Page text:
What Your Front Door Says
You are bold, brave, and easily excited.
You are passionate about what you believe.
And you're never afraid to tell people exactly what you think.
You're picky and particular. It's sometimes hard to meet your standards.
Just checking in to let you know I'm still alive and kickin'! We've been busy getting our schedule tweaked to work for us as we have resumed our homeschooling with Shane. He started 5th grade this year and we've had so much fun so far! Today's lesson in Heritage Studies, comparing Capitalism to Socialism, was very timely, I thought, considering the political/election climate in which we find ourselves. The picture on the chapter cover sheet showed a family playing Monopoly. At Shane's suggestion, we pulled out the old Monopoly gameboard to find out which one of us made the best capitalist. Well, Shane! He whipped me!
His text book gave a history of the famous board game that I'd like to share with you. I never realized what a "folk" game it really is. I hope you enjoy reading about it as much as we did!
(The following is taken from "Doors of Opportunity" Heritage Studies for Christian Schools Second Edition, Bob Jones University Press.)
Do you know how to play the game Monopoly? Players buy property and try to improve it, collecting money from renters and paying taxes. The game teaches, among other things, that you have to pay more taxes when you own more land and that is easy to be ruined by overspending.
The game of Monopoly is something like the real business of buying and selling. People buy property they think will be valuable. They sell property when they need money or when they can make a profit. A profit is an amount that is more than the original cost of something. For example, if you buy a used bicycle for ten dollars and spend five dollars to fix it up and then sell it for twenty dollars, you make a profit of five dollars.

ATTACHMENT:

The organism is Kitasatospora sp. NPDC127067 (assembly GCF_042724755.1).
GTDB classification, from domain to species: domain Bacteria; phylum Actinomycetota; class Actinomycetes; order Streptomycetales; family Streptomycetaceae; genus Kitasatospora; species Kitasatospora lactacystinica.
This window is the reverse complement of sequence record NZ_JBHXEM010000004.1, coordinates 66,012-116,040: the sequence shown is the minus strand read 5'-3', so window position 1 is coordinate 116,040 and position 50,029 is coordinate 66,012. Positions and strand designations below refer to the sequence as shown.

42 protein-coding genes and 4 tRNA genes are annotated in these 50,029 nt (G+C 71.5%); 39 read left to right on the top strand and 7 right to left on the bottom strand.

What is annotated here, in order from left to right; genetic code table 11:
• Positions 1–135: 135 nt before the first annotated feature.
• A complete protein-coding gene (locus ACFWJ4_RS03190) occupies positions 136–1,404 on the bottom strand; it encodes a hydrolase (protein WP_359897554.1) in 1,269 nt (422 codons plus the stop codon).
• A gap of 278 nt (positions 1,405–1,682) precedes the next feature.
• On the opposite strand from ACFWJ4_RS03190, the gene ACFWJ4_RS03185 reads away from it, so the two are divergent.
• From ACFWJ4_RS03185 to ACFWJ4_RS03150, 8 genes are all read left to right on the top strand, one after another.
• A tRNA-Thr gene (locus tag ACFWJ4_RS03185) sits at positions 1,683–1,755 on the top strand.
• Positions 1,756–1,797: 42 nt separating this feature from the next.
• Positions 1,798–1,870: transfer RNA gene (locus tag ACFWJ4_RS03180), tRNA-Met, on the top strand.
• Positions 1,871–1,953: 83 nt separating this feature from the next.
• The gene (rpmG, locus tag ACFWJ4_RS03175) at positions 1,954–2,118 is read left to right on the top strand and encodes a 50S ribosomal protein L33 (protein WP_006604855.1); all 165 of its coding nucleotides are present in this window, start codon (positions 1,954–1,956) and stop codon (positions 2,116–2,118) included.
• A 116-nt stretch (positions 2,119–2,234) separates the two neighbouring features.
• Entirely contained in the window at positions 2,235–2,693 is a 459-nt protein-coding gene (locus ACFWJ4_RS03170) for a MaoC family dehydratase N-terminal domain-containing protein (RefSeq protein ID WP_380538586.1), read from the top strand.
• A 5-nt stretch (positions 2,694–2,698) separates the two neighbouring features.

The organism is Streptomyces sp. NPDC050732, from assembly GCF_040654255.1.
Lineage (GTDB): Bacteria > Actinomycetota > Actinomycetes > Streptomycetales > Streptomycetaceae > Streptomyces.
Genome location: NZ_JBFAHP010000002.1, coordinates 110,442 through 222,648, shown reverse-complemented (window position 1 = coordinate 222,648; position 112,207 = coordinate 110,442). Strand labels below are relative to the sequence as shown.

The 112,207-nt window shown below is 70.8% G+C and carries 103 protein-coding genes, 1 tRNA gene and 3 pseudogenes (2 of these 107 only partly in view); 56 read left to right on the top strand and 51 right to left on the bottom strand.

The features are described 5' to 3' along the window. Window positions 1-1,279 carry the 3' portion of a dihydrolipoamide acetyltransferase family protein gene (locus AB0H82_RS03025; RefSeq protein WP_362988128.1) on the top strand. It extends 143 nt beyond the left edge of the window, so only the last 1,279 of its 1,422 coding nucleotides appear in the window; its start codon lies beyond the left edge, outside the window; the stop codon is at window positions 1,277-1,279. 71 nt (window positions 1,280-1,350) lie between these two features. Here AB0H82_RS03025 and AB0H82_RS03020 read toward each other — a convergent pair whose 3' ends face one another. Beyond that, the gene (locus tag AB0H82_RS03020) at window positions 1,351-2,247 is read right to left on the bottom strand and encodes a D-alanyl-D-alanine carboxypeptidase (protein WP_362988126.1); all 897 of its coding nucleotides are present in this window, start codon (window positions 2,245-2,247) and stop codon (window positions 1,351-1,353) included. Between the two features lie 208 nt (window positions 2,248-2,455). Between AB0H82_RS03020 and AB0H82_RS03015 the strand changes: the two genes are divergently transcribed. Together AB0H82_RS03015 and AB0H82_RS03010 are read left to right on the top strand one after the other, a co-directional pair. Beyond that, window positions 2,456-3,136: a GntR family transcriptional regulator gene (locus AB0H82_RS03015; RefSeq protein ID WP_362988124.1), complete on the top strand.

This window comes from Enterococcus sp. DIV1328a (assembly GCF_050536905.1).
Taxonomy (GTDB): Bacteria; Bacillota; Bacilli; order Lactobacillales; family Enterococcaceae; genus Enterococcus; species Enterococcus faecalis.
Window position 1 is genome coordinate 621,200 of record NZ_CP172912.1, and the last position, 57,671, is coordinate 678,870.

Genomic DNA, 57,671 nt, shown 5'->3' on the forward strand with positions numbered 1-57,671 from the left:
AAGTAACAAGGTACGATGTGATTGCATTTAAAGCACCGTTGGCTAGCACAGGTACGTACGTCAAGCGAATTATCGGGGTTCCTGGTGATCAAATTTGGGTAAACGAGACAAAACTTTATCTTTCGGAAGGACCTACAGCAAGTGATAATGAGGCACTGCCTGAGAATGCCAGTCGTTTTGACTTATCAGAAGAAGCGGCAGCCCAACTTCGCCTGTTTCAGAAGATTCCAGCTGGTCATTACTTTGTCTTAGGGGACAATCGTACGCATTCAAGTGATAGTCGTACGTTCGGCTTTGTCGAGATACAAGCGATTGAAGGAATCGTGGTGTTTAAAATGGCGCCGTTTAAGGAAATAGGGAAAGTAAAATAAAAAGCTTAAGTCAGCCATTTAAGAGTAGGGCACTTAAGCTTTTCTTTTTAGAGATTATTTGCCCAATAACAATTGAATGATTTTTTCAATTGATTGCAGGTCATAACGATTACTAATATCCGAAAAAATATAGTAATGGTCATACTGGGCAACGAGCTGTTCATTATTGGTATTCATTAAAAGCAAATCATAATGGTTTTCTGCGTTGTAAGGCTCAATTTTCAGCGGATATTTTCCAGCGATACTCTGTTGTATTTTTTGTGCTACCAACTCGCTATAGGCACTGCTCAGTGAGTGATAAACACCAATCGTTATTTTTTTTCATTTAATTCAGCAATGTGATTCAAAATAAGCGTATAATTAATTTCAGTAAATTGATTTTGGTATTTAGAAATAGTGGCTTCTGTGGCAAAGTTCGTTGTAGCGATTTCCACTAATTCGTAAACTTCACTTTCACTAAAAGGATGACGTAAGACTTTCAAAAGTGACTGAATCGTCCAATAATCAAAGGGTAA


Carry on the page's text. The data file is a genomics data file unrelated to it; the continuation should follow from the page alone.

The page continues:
The game that became Monopoly was probably invented by Elizabeth Magie Phillips, a woman who wanted to teach children that it was wrong to try to own everything. She called her game The Landlord's Game and had it patented in 1904.
But since The Landlord's Game was never packaged for sale, people in the area who played the game began to make up their own rules and to change some of the names of the places. And they called it Monopoly. Then others, especially college students going home on breaks, took the game to other states. Dan Layman took his new pastime to Indiana. There he made many changes and called the game Finance.
An Indiana woman took the game of Finance to New Jersey, where she and her friends named places on the board after places in Atlantic City---places such as Boardwalk and Marvin Gardens. Then the game came into the hands of Philadelphian Charles Darrow, who made his own board and rules and sold the package to Parker Brothers, a large manufacturer of games and toys.
But the game was not Darrow's invention; it was a folk game that had grown out of Mrs. Phillip's idea. When Parker Brothers discovered Darrow's lie, the company was already making a lot of money on the game. So the owners decided to buy out all other claims to Monopoly, including the original one. Mrs. Phillips got five hundred dollars for her rights to the game that became the world's most popular board game.